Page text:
|dc.description.abstract||This project explores religious fanaticism in long nineteenth-century British Gothic fiction. Gothic fanaticism is defined as a specific literary device useful for discrediting religious outsiders and critiquing religious phenomena. This study outlines and focuses on three arenas that feature Gothic fanaticism: excessive romantic love, religious nationalism, and vampire fiction. I focus specifically on nineteenth-century British Gothic fiction because of the shifting religious landscape. The introduction traces religious movements and defines Gothic fanaticism, using the concept to read James Hogg’s Private Memoirs and Confessions of a Justified Sinner.
In chapter one, I argue that the language of Gothic fanaticism describes excessive religious practices alongside problematic romantic relationships in Gothic romances like Charlotte Brontë’s Jane Eyre, Emily Brontë’s Wuthering Heights, and Thomas Hardy’s Tess of the d’Urbervilles. In chapter two, I compare the ways Arthur Conan Doyle and Elizabeth Gaskell depict American forms of Protestantism as deviant and fanatical to recenter English superiority through Gothicized religion. While Gothic fanaticism discredits Mormonism in A Study in Scarlet, Gaskell’s Lois the Witch goes beyond this othering impulse and can best be read as a juridical parable asking readers to identify fanaticism in a Gothicized other before rooting out their own problematic religious impulses. The final chapter explores the Gothic vampire, suggesting Bram Stoker and George MacDonald police gender norms through Gothicized fanaticism. The study concludes with a reading of Florence Marryat’s The Blood of the Vampire, in which the heroine’s psychic vampirism stems not from a literal thirst for blood but from her parents’ quintessentially Gothic identities as fanatical villains.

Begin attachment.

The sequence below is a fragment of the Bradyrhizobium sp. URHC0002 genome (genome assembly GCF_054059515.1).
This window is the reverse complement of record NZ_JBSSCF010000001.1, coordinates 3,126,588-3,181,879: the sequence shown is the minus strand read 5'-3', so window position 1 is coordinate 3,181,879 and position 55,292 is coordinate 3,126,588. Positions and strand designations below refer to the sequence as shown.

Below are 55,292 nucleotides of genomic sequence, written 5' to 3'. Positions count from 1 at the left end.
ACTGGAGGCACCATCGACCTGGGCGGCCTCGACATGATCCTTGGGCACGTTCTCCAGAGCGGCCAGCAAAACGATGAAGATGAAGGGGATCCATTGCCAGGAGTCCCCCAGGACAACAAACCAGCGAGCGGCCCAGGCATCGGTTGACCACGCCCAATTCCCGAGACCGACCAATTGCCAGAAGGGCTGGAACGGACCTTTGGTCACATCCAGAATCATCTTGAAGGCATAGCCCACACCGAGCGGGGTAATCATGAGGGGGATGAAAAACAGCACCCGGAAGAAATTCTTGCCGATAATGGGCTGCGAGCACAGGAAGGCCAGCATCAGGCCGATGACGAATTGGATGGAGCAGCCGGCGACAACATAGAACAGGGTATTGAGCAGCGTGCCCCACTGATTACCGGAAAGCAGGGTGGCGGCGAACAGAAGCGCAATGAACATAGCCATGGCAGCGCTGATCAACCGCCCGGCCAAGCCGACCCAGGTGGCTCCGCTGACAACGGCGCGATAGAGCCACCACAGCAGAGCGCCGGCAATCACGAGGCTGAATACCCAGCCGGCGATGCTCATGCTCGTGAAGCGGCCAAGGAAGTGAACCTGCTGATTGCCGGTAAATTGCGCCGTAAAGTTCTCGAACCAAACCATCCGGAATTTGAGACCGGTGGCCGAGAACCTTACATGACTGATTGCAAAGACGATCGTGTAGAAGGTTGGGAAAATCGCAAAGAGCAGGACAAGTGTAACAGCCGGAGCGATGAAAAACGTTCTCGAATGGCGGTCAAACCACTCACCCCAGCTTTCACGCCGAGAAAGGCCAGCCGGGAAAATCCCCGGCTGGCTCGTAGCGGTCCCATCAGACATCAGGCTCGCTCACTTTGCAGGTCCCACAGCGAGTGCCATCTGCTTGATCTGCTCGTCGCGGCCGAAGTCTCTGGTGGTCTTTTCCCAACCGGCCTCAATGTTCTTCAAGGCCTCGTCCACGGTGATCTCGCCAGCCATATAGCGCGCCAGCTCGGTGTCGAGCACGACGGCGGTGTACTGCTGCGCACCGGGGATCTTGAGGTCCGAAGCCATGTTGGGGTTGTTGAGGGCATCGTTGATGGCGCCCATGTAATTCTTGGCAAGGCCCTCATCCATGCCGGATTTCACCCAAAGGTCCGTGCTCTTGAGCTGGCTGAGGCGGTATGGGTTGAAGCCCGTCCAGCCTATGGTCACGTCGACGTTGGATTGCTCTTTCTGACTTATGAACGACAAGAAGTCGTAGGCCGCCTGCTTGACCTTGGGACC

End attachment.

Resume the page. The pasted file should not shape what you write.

Each chapter includes a coda tracing contemporary residues of Gothic fanaticism. Gothic depictions of religious fanatics continue to demonstrate how the discourse shapes conceptions of “acceptable” and “unacceptable” religious belief and practice. Generally, they remind us that monstrosity resides primarily in human action and that the best way to evaluate religion is not through its creeds but through its effects on others.||en_US